Sunday, April 22, 2007
Rosemary Olive Focaccia
Saturday, April 21, 2007
Last Saturday, April 14, my friend Mary and I went to Lorenzo's Bread Circus, held at the Mill City Museum. This event was sponsored by the St. Paul Bread Club, which sounds like some venerable institution, but it's only been around for a few years. What it lacks in longevity, it more than makes up for in enthusiasm. I've never been around so many people who are so crazy about bread, and so willing to share their passion.
Mary and I watched Pat Roberts demonstrate making walnut potica, a pastry of eastern European derivation. What you do is mix up a buttery, eggy dough and stretch it out to about the size of a ping-pong table so that it's incredibly thin. Her theory is that the dough part should be practically invisible in the final product: "If you have thick dough, you might as well just make coffee cake!" Then you fill it with a combination of walnuts--10 cups!--butter, milk, eggs, sugar, and honey, and roll it up. She was so skilled at making the pastry and spoke with such love about learning to bake from her mother and grandmother, that I wanted (very briefly) to run back home and start my own batch. Then I remembered that I'd had potica, and, sorry to say, was not that crazy about it. I tried another piece and still wasn't that crazy about it--maybe just because it doesn't bring back childhood memories. I'm not that crazy about lefse, either, or pasties--other foods that make people from The Range sigh in bliss. ("The Range" is northern Minnesota's iron range; people came from all over Europe to work in the iron mines, resulting in more cultural diversity than Minnesota had ever before known). If you're interested in making potica, however, you should pick up a copy of Baking With the St. Paul Bread Club, available from the Minnesota Historical Society Press. Pat Roberts' recipe will guide you through the process.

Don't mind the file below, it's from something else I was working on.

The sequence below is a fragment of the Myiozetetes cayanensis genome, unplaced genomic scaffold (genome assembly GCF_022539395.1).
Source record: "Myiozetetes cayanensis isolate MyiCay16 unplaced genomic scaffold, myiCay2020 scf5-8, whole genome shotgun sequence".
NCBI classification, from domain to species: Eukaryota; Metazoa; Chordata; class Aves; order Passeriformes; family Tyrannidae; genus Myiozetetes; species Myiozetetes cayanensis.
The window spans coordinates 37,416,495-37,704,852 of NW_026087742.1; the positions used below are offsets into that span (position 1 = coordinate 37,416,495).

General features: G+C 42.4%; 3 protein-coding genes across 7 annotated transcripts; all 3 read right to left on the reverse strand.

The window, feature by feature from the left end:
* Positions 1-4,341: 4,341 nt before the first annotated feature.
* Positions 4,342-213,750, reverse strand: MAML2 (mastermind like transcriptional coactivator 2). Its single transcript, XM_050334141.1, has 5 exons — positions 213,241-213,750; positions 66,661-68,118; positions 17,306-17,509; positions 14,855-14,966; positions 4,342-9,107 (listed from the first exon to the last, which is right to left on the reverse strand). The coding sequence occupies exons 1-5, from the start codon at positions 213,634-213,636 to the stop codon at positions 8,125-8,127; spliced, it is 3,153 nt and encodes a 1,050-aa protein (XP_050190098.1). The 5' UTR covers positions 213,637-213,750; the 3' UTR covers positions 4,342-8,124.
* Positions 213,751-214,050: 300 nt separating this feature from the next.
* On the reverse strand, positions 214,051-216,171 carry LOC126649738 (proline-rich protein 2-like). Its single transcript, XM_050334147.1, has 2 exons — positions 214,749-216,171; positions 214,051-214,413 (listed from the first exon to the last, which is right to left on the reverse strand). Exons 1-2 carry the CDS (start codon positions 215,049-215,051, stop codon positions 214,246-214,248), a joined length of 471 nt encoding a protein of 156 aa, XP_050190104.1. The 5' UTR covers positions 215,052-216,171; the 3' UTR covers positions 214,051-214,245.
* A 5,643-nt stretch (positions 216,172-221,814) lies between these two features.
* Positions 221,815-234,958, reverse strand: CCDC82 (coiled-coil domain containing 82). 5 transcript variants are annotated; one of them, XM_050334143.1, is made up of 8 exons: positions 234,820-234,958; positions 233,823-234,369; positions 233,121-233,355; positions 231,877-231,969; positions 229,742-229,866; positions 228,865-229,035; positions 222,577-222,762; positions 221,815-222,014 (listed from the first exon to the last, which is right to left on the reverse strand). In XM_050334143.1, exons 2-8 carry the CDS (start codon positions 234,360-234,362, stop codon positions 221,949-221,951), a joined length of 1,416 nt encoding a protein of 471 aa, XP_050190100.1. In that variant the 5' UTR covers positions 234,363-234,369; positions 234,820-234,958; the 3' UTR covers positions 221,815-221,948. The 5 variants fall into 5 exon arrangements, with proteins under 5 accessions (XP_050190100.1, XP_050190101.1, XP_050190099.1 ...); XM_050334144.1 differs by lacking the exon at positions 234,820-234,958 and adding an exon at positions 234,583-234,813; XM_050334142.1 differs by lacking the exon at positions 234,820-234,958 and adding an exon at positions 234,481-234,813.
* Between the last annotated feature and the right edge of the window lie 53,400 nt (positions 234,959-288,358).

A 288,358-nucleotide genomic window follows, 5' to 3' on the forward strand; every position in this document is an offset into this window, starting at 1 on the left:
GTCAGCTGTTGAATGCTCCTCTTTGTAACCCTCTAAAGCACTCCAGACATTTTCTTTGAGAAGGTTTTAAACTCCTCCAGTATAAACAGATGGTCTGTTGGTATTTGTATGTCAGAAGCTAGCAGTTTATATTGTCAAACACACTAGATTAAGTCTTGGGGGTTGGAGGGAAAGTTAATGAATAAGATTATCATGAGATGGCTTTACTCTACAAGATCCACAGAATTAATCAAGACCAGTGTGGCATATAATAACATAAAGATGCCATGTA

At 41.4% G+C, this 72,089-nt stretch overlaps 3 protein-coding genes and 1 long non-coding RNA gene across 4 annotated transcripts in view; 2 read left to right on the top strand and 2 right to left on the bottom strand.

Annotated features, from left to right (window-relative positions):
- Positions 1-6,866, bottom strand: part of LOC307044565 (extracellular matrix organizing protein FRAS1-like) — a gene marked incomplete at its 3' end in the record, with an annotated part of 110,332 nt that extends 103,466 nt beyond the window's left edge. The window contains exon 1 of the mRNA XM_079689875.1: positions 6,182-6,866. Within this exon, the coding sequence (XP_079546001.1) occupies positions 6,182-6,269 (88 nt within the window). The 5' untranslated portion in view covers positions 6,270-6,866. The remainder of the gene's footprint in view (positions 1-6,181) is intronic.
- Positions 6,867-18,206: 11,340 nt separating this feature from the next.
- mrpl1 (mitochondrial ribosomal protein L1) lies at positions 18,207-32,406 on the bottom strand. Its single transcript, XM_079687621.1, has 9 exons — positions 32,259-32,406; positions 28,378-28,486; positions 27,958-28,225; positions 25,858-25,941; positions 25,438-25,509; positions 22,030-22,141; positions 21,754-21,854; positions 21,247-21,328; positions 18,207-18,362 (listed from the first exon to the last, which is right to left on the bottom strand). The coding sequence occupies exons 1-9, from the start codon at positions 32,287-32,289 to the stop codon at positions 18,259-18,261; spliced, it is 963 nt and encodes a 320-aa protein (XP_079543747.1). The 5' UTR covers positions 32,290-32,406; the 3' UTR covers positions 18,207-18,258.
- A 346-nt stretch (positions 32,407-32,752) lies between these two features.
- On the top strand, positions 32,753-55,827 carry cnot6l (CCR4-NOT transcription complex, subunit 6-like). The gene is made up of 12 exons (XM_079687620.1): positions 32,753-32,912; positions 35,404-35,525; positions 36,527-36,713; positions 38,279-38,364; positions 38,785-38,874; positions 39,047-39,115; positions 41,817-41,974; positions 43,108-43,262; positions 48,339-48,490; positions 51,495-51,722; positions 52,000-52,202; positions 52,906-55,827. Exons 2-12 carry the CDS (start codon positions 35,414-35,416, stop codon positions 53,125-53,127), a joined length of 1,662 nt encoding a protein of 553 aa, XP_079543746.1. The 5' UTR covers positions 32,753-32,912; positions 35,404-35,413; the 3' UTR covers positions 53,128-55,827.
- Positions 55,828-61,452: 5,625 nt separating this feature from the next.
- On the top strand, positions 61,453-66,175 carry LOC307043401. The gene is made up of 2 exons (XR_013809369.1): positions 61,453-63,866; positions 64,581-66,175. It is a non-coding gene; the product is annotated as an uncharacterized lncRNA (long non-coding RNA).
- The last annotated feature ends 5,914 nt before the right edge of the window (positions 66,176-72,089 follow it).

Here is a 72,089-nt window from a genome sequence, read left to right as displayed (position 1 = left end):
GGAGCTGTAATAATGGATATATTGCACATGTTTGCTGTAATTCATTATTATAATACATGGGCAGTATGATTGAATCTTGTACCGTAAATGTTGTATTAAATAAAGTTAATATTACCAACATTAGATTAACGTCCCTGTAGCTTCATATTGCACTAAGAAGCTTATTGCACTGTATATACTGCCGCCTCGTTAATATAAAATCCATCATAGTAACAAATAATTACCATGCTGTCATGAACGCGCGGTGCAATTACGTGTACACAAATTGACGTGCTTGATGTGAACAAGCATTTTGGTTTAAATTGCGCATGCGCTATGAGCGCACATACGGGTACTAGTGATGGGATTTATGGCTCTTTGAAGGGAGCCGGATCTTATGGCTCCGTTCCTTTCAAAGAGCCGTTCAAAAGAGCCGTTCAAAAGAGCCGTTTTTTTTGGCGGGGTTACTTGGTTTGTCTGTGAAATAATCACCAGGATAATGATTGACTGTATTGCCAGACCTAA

After watching Pat make her potica, and after sampling other Bread Club members' challah, rye bread, flatbread, sourdough, whole wheat bread, and cheese bread, I picked up a copy of the cookbook myself. It's got a nice sampling of some of the members' favorite breads, stories about how they came to baking, and their most important influences.
My first recipe was Karen Vogl's Rosemary Focaccia with Olives. Jim has been asking me to bake another loaf of olive bread since I first made the version in The BB--a bread that he rated as his number 1 choice in the entire Bible. He thought this one was not quite as good, but he had to eat about a dozen pieces in order to make the comparison.
Rosemary Focaccia with Olives
1 12 to 16-ounce russet potato
2 1/2 cups (313 grams) bread flour
3 t. fresh rosemary leaves, chopped
1 t. salt
1 c. (237 grams) warm water
1/4 t. sugar
1 package active dry yeast
4 T. (56 grams) extra-virgin olive oil
12 kalamata olives, pitted and halved
1/2 t. sea salt
1. Bake or microwave potato until done. When cooled, scoop into small bowl and mash. Measure 2/3 cups potato.
2. In medium bowl, combine flour, half the rosemary, and salt. Add potato and blend.
3. In small bowl combine water, sugar and yeast, and let stand until foamy. Stir in 3 T. oil.
4. Pour yeast mixture into flour, and mix (by hand or in stand mixer) until smooth, about one minute. Knead only about a minute more, either by hand, on floured counter, or in machine. Place in large oiled bowl, cover with plastic wrap, and let rise until doubed.
5. Preheat oven to 450.
6. Brush large baking sheet with oil. Punch down dough and knead for about 30 seconds on lightly floured surface. Pat or stretch dough into a 12-inch round and transfer to baking sheet. Press with fingertips to make dimples. Brush with 1 T. oil. Sprinkle with olives, sea salt, and remaining rosemary. Cover with cloth, and let rise about 20 minutes, just until puffy.
7. Bake about 20 minutes, until golden.
--Adapted from Baking with the St. Paul Bread Club. The recipe notes that it is adapted from the September 1999 issue of Bon Appetit.
Posted by Marie at 9:54 PM